• Install amber LED flashing lights on exterior rear compartments that illuminate whenever ambulances are in gear and serve as a warning to other drivers.
  • Paint scheme on all safety equipment inside the patient compartment updated to safety yellow.
  • Set speed governor in all vehicles to 75 mph as maximum speed vehicles can travel.
  • Equip all bariatric units with Transafe ramp systems.
  • Install BuckleGarde technology to ensure patients are securely restrained.
  • Battery powered Stryker Power Pro stretchers.
  • Install driver cab camera to continuously monitor activity inside patient compartment.
  • Implement specific fatigue- and distraction-related driver training programs.


Strategy 2: Implement Driver Behavior Monitoring Technology

Understanding the circumstances and behaviors that may lead to a traffic incident was also vital to achieving our goals. Following a comprehensive assessment of the latest technology in driver behavior monitoring, we selected StreetEagle as our partner for in-vehicle notification and reporting. StreetEagle technology alerts drivers and supervisors whenever incidences of hard braking, hard acceleration, cornering violations and speeding occur.

With StreetEagle, our drivers receive continuous feedback during vehicle operation and receive a score on four critical criterias for safe vehicle operation. The technology takes it even a step further by providing a customized scorecard that drivers and their supervisors can use to assess driver rankings in real time.

During implementation, we conducted pilot testing of StreetEagle in our 911 operations in Chattanooga, Tennessee, with tremendous success. From that pilot, we deployed StreetEagle technology in 100 percent of our 911 fleet in Scottsdale, Arizona. This year, we plan to complete deployment of this driver behavior monitoring technology in our New York and Indiana operations.

Strategy 3: Implement Collision Avoidance/Lane Departure Technology

The technology that exists today in personal vehicles for detecting accidental lane departures, blind spot detection and collision avoidance is sophisticated and readily available. At Priority Ambulance, we knew that providing similar technology in our ambulances would provided added security and safety for our drivers.

We are very proud to be one of the first companies in the nation to utilize Safe Drive Systems (SDS) collision avoidance technology aboard ambulances and supervisor vehicles. SDS radar technology includes lane departure and rear-end collision avoidance systems that provide audible and visual alerts whenever vehicles are outside of safe ranges. The system provides 1.8 seconds of added reaction time for a driver to correct course or decelerate quickly.

According to Michael Justus, Safe Drive Systems Chief Operating Officer, “Priority Ambulance is the first ambulance fleet in the United States to incorporate this type of technology and to provide the added safety to the drivers, to the community, to the patients that they transport. So Priority is setting the gold standard for safety in the community.”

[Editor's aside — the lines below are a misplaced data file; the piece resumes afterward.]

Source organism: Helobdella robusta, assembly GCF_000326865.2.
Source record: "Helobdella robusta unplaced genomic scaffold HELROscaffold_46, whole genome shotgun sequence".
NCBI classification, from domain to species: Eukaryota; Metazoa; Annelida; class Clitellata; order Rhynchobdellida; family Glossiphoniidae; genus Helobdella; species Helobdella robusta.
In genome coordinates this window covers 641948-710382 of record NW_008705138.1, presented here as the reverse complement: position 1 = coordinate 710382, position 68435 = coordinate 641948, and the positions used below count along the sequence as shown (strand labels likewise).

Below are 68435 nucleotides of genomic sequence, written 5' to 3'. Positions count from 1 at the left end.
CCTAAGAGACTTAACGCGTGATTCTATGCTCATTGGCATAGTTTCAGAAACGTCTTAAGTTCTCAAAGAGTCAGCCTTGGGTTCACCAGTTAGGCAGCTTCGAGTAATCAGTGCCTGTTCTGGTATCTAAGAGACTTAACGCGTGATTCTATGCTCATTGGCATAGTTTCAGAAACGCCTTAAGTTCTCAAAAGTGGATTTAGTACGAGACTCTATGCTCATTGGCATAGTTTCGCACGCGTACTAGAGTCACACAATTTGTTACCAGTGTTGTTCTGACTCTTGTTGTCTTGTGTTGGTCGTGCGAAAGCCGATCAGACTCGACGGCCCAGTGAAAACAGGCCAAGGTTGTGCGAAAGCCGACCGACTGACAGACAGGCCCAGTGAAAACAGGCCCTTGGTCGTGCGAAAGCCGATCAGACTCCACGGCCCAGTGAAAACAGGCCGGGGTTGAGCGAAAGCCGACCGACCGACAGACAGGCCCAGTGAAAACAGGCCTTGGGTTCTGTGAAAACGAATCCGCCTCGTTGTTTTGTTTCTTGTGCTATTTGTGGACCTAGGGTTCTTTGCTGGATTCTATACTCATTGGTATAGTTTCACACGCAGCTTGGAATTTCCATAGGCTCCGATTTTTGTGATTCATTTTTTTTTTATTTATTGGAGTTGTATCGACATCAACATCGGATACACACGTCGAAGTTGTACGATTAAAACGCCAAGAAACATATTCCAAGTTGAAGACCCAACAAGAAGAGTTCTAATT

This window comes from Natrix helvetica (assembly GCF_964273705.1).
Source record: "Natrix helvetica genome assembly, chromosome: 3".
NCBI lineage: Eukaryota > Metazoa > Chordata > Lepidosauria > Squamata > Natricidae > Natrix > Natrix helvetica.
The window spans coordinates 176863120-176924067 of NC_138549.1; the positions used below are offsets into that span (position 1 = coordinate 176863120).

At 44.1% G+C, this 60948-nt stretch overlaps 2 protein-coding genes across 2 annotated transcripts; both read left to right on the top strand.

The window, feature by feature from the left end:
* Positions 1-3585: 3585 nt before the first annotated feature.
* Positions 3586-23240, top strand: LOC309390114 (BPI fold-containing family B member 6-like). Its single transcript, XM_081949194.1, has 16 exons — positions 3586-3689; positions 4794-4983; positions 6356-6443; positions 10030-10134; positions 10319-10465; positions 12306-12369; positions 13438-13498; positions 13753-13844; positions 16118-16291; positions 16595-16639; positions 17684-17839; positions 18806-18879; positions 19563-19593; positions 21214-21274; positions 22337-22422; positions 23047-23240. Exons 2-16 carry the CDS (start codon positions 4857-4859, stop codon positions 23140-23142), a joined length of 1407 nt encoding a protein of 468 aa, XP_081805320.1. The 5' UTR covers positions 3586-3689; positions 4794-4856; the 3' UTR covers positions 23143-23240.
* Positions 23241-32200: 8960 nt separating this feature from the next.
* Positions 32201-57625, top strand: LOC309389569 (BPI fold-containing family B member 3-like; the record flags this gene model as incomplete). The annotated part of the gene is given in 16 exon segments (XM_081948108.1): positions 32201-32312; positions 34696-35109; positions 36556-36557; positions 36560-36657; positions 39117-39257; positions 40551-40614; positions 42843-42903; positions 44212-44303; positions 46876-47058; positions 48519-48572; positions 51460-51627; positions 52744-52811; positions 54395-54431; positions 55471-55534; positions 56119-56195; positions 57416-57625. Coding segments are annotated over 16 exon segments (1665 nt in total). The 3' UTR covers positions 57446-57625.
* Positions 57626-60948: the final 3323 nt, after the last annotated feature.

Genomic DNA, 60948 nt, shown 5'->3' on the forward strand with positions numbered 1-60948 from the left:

Strategy 4: Reduce Fatigue/Distracted Driving Incidents

At Priority Ambulance, we believe we are on the cutting edge of EMS vehicle safety technology. And research in our industry points to potential fatigue-related accidents. Both NAEMT and NHTSA have conducted multiple studies to this topic in an attempt to identify and reduce potential accidents through behavior modification programs, and we have responded by implementing specific employee training programs that address fatigue- and distraction-related driving.

To further underscore our commitment, we are pilot testing an additional driver feedback technology designed to mitigate drowsy and distracted driving incidents. We are testing Guardian’s Seeing Machines fatigue management systems in our Georgia EMS operations and will develop an implementation plan based on those results.

Guardian is a world-leading technology designed to prevent incidents related to driver fatigue and distracted driving. The system works through face- and gaze-tracking algorithms that measure drivers’ head positions and eye closure. When safety parameters are exceeded, audio alarms and seat vibration are immediately activated to alert the driver. Cameras capture road conditions at the time of any alarm, and all data is sent to a 24/7 Guardian monitoring center, which, in turn, alerts the company of the incident.


Year one results of the Priority Ambulance safety initiative demonstrate our dedication to providing the safest medical transport experience possible for our drivers, crew members, patients and the communities we serve. Our results to date include the following fleet and patient safety system enhancements that exceed standard industry configurations. These enhancements are being phased in over a three-year period in 100 percent of our ambulance fleet.

1. Installation of StreetEagle driving behavior monitoring systems to detect and alert us to incidences of hard braking, hard acceleration, cornering violations and speeding.
2. Installation of Safe Drive Systems (SDS) collision avoidance technology aboard ambulances and supervisor vehicles.